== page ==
Germany's Central Bank said in a report Monday that Europe's biggest economy will likely stagnate in the fourth quarter of 2019 as the country faced a decline in factory orders and industrial production in October.

"German economic output could stagnate in the final quarter of 2019," the Bundesbank wrote in its monthly report.

The ongoing U.S.-China trade war has hurt German industry, with the German economy heavily relying on exports to China. German automobile manufacturers have had trouble selling their vehicles in the Chinese market amid trade tensions.

Germany is also worried about the prospect of the U.K. leaving the European Union without a deal, known as a hard Brexit. A report in February suggested that 100,000 German jobs are at risk due to a hard Brexit.

Another problem for Germany's economy is a lack of skilled labor. A survey released Monday by Germany's chambers of commerce reported that 56% of German businesses say that the lack of skilled labor was the biggest challenge for their business.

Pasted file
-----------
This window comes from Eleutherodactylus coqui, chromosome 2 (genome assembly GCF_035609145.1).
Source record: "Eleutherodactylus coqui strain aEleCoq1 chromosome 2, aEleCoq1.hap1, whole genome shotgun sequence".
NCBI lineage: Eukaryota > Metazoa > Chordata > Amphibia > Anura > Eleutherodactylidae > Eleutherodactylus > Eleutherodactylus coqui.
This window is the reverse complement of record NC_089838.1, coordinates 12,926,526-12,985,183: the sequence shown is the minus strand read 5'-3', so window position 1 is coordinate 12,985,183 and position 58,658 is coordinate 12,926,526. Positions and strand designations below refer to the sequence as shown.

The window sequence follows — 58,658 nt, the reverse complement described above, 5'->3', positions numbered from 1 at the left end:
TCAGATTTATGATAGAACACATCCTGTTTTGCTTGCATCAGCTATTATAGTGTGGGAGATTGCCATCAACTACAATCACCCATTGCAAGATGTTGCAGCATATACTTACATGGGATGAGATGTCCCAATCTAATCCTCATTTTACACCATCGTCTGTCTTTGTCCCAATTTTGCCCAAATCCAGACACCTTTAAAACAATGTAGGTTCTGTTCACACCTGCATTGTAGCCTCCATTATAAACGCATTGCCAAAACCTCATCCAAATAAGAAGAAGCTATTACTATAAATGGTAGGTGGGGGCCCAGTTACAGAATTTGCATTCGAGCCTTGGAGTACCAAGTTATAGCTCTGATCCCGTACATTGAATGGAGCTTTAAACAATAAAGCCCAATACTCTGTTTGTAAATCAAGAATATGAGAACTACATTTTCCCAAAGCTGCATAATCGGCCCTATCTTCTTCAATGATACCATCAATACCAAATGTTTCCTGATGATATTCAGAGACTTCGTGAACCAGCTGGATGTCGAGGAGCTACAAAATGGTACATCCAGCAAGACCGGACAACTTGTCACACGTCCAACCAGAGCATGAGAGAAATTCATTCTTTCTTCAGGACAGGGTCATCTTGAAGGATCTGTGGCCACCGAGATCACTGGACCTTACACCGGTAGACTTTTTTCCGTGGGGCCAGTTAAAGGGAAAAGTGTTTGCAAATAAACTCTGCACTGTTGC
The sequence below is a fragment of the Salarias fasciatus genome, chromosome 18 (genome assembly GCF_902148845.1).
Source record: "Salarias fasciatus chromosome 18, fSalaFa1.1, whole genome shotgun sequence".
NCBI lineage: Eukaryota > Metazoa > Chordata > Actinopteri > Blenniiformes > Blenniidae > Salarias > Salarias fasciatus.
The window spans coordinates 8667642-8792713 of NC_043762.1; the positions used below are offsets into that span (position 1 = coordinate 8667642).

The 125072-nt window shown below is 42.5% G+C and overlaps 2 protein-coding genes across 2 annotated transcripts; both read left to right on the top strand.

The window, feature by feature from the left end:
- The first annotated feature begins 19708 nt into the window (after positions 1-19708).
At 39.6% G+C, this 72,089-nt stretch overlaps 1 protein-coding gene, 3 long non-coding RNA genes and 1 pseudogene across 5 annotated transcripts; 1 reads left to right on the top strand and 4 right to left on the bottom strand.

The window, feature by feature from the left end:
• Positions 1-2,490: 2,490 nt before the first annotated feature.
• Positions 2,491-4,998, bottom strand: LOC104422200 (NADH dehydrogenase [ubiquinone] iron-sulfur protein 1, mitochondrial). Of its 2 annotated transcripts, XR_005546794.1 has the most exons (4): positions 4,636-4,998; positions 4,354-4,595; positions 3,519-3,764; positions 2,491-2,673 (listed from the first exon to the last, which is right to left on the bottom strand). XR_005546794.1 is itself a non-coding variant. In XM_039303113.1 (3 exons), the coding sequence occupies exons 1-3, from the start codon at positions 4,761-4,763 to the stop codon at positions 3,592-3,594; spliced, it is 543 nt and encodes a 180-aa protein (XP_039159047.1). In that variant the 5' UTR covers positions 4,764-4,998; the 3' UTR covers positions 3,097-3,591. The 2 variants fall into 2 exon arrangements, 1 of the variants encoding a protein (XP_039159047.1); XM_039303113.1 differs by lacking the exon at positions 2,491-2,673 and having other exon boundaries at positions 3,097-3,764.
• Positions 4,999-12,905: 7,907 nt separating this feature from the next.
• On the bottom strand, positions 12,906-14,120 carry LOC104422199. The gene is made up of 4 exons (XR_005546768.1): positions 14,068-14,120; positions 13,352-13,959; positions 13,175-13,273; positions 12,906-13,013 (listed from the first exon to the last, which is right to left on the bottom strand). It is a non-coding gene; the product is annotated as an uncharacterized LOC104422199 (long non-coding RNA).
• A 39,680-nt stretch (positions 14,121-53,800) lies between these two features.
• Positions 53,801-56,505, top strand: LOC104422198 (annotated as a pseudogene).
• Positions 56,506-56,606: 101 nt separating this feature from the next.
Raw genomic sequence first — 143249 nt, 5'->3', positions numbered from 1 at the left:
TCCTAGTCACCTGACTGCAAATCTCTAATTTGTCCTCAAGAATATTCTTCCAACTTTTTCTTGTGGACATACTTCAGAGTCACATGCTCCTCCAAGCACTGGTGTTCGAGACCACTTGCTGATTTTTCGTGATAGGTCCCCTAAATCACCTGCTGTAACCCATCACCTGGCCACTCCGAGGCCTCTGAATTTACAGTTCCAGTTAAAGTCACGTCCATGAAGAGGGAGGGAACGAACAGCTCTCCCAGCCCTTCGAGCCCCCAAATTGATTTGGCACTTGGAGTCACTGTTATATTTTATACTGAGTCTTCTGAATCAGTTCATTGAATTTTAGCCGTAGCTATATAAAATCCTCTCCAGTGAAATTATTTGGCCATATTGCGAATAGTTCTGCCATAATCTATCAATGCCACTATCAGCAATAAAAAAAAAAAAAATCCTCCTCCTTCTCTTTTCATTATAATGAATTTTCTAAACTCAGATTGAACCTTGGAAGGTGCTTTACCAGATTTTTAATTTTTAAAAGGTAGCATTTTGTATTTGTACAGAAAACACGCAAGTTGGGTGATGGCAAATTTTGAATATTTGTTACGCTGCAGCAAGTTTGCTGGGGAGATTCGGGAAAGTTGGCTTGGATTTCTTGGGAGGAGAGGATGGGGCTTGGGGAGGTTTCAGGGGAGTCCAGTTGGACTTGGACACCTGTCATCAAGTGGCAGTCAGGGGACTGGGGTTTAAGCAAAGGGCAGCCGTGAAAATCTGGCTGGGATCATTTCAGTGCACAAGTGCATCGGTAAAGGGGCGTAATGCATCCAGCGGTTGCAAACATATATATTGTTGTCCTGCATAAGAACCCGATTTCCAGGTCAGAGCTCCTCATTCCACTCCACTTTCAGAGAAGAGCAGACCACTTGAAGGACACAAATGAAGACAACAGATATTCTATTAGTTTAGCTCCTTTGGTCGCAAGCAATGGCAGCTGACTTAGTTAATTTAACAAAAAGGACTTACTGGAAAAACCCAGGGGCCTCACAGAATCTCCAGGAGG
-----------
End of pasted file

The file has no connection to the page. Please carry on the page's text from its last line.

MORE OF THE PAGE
"Many companies in Germany are looking urgently for skilled workers – even at a time when the economy is weakening," Eric Schweitzer, the chamber's president said. There were 1.36 million unfilled positions in the third quarter of 2019.

German Chancellor Angela Merkel said that Germany should do more to attract skilled workers outside of the EU and said, "if we don't, businesses will leave Germany – and we don't want that."

"What is really important is that we are seen in third countries as a country that is open to the world and interested," Merkel said. "Because we are not the only ones in the world who are looking for qualified labor. There is great competition in this area."

In the third quarter of 2019, the German economy narrowly avoided a recession, growing by 0.1%. In the second quarter of the year, the German economy contracted by 0.2%. Two straight quarters of GDP decline is considered to be a technical recession.